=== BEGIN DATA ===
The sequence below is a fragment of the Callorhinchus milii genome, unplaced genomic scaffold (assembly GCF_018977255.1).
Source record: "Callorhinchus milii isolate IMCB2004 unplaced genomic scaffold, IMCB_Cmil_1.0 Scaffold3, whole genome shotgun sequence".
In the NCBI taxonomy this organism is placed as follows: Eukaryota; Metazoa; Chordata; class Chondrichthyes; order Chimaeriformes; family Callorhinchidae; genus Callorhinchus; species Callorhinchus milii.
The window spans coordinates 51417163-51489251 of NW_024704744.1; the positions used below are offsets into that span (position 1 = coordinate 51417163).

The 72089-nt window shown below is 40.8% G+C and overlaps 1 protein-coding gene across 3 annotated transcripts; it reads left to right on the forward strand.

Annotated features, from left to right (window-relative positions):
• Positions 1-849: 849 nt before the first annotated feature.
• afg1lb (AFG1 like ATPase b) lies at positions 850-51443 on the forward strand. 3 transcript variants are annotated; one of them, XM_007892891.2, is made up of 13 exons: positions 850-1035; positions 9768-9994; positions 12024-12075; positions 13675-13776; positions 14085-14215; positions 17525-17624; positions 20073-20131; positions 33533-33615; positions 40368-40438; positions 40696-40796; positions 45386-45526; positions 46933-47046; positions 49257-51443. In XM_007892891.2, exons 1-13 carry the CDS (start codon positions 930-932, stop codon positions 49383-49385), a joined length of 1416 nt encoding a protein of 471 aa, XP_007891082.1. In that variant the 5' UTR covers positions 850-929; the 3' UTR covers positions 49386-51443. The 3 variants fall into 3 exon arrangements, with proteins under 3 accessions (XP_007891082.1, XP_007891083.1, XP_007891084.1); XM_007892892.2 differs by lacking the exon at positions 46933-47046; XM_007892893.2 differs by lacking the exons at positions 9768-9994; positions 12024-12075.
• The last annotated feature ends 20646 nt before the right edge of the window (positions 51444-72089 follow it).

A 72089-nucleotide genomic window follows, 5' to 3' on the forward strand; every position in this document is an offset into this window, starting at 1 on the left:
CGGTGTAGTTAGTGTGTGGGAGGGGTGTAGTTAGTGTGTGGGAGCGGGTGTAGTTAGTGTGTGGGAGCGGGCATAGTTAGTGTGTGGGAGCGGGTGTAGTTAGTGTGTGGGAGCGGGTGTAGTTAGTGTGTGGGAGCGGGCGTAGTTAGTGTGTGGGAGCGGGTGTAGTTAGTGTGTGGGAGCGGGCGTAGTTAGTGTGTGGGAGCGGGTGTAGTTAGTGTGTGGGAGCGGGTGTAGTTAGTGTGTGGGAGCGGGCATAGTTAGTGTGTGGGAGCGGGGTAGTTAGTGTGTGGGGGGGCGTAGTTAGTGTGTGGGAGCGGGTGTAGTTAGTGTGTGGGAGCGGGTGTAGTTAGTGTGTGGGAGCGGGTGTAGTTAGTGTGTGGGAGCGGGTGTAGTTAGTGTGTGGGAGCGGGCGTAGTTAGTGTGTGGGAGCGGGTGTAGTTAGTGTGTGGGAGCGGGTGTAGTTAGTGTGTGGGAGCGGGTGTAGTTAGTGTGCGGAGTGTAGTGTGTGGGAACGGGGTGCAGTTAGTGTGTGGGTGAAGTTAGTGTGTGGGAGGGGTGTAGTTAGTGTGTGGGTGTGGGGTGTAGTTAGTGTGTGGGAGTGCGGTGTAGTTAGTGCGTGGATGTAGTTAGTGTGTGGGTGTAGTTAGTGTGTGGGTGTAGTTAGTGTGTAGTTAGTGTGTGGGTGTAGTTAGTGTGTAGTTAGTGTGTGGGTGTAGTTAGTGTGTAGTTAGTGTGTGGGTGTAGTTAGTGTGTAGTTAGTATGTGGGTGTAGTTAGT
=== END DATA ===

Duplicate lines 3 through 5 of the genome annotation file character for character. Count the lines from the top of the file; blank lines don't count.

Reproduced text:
In the NCBI taxonomy this organism is placed as follows: Eukaryota; Metazoa; Chordata; class Chondrichthyes; order Chimaeriformes; family Callorhinchidae; genus Callorhinchus; species Callorhinchus milii.
The window spans coordinates 51417163-51489251 of NW_024704744.1; the positions used below are offsets into that span (position 1 = coordinate 51417163).

The 72089-nt window shown below is 40.8% G+C and overlaps 1 protein-coding gene across 3 annotated transcripts; it reads left to right on the forward strand.